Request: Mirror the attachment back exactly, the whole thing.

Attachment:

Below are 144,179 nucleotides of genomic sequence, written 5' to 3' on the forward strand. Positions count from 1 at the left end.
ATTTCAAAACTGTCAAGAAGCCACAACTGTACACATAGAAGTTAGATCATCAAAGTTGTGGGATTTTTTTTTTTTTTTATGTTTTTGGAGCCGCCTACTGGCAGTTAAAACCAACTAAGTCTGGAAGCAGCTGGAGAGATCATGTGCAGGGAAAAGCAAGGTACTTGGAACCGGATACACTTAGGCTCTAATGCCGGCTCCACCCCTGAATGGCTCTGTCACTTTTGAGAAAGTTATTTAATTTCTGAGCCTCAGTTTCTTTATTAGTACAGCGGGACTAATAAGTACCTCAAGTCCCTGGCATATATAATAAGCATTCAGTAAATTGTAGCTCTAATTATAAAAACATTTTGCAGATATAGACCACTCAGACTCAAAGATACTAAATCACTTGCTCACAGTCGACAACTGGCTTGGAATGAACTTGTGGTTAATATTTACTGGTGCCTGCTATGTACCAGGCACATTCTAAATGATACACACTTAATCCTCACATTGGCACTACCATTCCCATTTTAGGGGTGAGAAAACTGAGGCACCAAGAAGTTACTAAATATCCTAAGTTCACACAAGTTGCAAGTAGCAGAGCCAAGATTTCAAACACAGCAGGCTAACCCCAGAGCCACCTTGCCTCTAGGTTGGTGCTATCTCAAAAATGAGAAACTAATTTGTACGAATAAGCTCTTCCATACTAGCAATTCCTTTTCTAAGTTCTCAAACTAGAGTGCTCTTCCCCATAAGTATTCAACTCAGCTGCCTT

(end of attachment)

Below are 144,179 nucleotides of genomic sequence, written 5' to 3' on the forward strand. Positions count from 1 at the left end.
ATTTCAAAACTGTCAAGAAGCCACAACTGTACACATAGAAGTTAGATCATCAAAGTTGTGGGATTTTTTTTTTTTTTTATGTTTTTGGAGCCGCCTACTGGCAGTTAAAACCAACTAAGTCTGGAAGCAGCTGGAGAGATCATGTGCAGGGAAAAGCAAGGTACTTGGAACCGGATACACTTAGGCTCTAATGCCGGCTCCACCCCTGAATGGCTCTGTCACTTTTGAGAAAGTTATTTAATTTCTGAGCCTCAGTTTCTTTATTAGTACAGCGGGACTAATAAGTACCTCAAGTCCCTGGCATATATAATAAGCATTCAGTAAATTGTAGCTCTAATTATAAAAACATTTTGCAGATATAGACCACTCAGACTCAAAGATACTAAATCACTTGCTCACAGTCGACAACTGGCTTGGAATGAACTTGTGGTTAATATTTACTGGTGCCTGCTATGTACCAGGCACATTCTAAATGATACACACTTAATCCTCACATTGGCACTACCATTCCCATTTTAGGGGTGAGAAAACTGAGGCACCAAGAAGTTACTAAATATCCTAAGTTCACACAAGTTGCAAGTAGCAGAGCCAAGATTTCAAACACAGCAGGCTAACCCCAGAGCCACCTTGCCTCTAGGTTGGTGCTATCTCAAAAATGAGAAACTAATTTGTACGAATAAGCTCTTCCATACTAGCAATTCCTTTTCTAAGTTCTCAAACTAGAGTGCTCTTCCCCATAAGTATTCAACTCAGCTGCCTT